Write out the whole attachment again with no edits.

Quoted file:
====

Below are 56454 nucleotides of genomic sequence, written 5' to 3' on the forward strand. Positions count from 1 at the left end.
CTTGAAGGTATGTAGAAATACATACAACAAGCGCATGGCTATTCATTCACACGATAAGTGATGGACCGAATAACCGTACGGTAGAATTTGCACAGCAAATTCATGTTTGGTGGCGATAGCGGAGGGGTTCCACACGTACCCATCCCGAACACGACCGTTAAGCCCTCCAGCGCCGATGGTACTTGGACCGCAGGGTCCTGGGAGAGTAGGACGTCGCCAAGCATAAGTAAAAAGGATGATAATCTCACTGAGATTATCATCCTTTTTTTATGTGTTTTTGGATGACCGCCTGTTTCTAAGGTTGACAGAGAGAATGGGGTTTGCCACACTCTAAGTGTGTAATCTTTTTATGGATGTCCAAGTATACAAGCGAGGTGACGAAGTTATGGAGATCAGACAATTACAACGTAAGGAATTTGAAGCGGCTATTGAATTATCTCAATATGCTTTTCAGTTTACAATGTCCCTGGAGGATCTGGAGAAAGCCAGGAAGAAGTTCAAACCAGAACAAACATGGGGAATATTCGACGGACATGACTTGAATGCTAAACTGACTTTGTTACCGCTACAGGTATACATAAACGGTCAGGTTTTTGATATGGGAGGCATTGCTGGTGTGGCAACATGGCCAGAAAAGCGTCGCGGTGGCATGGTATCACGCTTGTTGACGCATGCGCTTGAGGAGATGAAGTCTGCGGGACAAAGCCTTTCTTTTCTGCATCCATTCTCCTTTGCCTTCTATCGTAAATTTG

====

Below are 56454 nucleotides of genomic sequence, written 5' to 3' on the forward strand. Positions count from 1 at the left end.
CTTGAAGGTATGTAGAAATACATACAACAAGCGCATGGCTATTCATTCACACGATAAGTGATGGACCGAATAACCGTACGGTAGAATTTGCACAGCAAATTCATGTTTGGTGGCGATAGCGGAGGGGTTCCACACGTACCCATCCCGAACACGACCGTTAAGCCCTCCAGCGCCGATGGTACTTGGACCGCAGGGTCCTGGGAGAGTAGGACGTCGCCAAGCATAAGTAAAAAGGATGATAATCTCACTGAGATTATCATCCTTTTTTTATGTGTTTTTGGATGACCGCCTGTTTCTAAGGTTGACAGAGAGAATGGGGTTTGCCACACTCTAAGTGTGTAATCTTTTTATGGATGTCCAAGTATACAAGCGAGGTGACGAAGTTATGGAGATCAGACAATTACAACGTAAGGAATTTGAAGCGGCTATTGAATTATCTCAATATGCTTTTCAGTTTACAATGTCCCTGGAGGATCTGGAGAAAGCCAGGAAGAAGTTCAAACCAGAACAAACATGGGGAATATTCGACGGACATGACTTGAATGCTAAACTGACTTTGTTACCGCTACAGGTATACATAAACGGTCAGGTTTTTGATATGGGAGGCATTGCTGGTGTGGCAACATGGCCAGAAAAGCGTCGCGGTGGCATGGTATCACGCTTGTTGACGCATGCGCTTGAGGAGATGAAGTCTGCGGGACAAAGCCTTTCTTTTCTGCATCCATTCTCCTTTGCCTTCTATCGTAAATTTG